A Guiding Tagline

I find it reasonable to label content (speaking of British of course) with a word or two in the plural — for common objects, and use the singulars just for proper names (while appropriate casing is in order). The use of 'ing'ed verbs is also welcome since it reduces the confusion from noun homonyms.
Semantic systems of the future are nowhere but in a reach.


Sinatra is really good just for one-filers.

p.s. But merb's flat app is pretty much in its diapers, and they're not fresh clean.


bash LAP: project shell history

Once chosen the way of True Laziness, your best friends are Locality and Persistence (gonna write a lot on those guys later). And there's surely no point missing opportunities of making things more local or persistent right here, right now, in your current environment. Yes, yes, the prophecy says that I'm going to unleash the power of mmTerm to save the world from the GUI hell, but why wait doing nothing?

So you may help yourself by defining a sort of bash command:

function hist() {
echo "`fc -ln -1` # `date`" >> .history
which allows (and encourages) you to record any significant (previous) command line to a local history log. You may also edit that ./.history yourself, of course, it's your file.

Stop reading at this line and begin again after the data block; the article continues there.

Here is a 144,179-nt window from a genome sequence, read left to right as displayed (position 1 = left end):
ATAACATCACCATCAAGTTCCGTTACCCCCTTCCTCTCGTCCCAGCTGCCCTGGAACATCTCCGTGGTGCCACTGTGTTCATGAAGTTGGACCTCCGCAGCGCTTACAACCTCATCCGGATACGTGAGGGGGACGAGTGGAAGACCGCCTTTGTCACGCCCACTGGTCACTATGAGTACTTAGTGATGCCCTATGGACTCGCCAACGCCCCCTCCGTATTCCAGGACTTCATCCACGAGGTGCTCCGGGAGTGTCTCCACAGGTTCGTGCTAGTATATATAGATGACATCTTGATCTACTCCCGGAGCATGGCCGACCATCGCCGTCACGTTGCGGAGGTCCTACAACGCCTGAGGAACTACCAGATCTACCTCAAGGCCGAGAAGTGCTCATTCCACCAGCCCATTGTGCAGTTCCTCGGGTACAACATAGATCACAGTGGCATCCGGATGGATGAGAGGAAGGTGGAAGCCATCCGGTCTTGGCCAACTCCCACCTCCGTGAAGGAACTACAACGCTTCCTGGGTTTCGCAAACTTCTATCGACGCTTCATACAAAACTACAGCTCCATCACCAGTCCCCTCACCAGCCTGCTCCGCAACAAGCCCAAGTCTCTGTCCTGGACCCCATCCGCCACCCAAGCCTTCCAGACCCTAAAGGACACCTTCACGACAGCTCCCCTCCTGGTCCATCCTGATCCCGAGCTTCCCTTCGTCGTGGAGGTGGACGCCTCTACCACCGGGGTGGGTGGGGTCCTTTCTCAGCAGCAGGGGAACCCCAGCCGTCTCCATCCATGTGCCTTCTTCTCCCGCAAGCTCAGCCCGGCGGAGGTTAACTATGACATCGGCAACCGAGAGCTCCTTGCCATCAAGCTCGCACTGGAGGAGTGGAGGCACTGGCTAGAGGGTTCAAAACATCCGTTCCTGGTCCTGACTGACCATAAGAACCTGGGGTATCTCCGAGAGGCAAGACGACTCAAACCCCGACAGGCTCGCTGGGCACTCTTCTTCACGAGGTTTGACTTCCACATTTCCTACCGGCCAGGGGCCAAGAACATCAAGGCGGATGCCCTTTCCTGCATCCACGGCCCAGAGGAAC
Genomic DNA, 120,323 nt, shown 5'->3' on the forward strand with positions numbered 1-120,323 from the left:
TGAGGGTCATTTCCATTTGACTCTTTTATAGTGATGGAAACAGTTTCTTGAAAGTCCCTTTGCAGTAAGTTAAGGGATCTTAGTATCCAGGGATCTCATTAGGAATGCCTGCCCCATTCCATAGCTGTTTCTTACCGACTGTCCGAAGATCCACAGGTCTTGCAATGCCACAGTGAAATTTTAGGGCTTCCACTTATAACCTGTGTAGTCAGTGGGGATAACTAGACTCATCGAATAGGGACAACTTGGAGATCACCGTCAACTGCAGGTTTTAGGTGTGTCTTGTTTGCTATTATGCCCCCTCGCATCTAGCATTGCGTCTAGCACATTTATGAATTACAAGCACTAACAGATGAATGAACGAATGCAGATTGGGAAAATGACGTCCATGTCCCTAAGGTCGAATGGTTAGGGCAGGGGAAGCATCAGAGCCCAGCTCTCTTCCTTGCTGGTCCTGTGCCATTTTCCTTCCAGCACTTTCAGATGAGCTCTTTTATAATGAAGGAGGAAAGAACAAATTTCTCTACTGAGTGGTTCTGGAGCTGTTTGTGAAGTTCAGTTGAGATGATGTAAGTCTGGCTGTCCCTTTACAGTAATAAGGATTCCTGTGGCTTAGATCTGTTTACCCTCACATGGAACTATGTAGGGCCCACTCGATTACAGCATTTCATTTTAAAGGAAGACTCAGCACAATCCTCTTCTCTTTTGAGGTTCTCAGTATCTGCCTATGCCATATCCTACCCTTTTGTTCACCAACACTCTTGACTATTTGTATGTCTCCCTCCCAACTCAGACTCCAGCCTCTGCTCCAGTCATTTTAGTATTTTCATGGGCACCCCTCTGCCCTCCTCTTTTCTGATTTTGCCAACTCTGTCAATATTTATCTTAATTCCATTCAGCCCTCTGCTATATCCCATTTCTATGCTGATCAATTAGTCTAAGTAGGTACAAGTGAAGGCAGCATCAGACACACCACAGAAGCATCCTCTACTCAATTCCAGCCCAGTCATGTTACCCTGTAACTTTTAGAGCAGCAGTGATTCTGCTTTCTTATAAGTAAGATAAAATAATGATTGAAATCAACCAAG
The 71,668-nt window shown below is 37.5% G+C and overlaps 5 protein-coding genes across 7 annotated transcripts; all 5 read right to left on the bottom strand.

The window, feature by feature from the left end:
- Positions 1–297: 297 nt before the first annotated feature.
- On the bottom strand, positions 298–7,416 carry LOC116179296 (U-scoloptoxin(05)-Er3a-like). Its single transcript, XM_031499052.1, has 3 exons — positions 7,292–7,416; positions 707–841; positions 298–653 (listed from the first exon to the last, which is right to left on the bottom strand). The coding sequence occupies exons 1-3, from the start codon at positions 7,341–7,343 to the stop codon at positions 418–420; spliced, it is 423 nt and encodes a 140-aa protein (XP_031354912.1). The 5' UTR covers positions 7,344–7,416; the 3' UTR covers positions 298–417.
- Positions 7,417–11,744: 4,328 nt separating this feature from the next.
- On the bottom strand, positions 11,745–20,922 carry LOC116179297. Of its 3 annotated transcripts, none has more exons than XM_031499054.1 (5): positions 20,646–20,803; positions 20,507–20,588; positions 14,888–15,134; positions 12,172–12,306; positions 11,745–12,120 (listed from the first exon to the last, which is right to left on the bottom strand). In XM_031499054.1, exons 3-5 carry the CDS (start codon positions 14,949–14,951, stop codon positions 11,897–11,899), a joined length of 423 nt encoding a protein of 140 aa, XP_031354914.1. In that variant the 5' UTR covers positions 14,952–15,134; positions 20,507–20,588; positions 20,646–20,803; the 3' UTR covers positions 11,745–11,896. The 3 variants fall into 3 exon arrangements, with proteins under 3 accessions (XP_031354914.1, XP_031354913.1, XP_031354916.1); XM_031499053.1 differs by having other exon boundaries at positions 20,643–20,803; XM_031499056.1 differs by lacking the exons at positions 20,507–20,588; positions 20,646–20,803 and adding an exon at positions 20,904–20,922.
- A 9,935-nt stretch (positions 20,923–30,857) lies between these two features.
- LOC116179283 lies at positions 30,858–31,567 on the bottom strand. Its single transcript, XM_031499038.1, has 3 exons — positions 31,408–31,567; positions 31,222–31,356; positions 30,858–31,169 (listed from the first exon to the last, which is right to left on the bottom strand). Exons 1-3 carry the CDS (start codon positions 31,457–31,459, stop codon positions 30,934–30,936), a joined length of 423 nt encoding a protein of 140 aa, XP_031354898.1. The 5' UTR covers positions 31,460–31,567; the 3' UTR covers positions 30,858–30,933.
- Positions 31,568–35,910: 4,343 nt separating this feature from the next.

I am using this trick to keep a track of a project's command line activity of mine, and I must say, it's pretty useful while working in the project's directory (executing code generators, linking files, and stuff).


Historical Reasons vs history reasoning

I wonder, if we coding folk (just like any other sane people) don't like "Historical Reasons" mentioned anywhere in documentation, why should we put any trust in such historical reasons just anywhere else?

nested gits

I see no problem at all in nesting git repositories within a file system. Moreover, I would encourage using this technique (plus symlinks for strength) with an optional auto-commit hook (or rather agent) for parent git repositories. This will make your work more visible and persistent.


git for life, what?

I have high hopes about git, and I think it may be a workhorse for the new generation of "human output" repositories. Yes, it is still highly filesystem-based (with its regular handling), but it is clearly a step in a good direction.
What I (and quite a few people I've discovered on the net) miss in git is a command to create an "independent" commit, or rather the ability of free and convenient selection of parent commits to a forthcoming repo commit.
Probably some scripting should be in order after some additional research. Later.

p.s. I would take an extra step towards current git technology which will not adopt the above improvement as is. And that is making an additional commit after an "independent first one" with the previous (before the first commit) HEAD commit as a parent (plus the first commit as the other parent) so the working directory and git's HEAD will live in peace and harmony. Amen.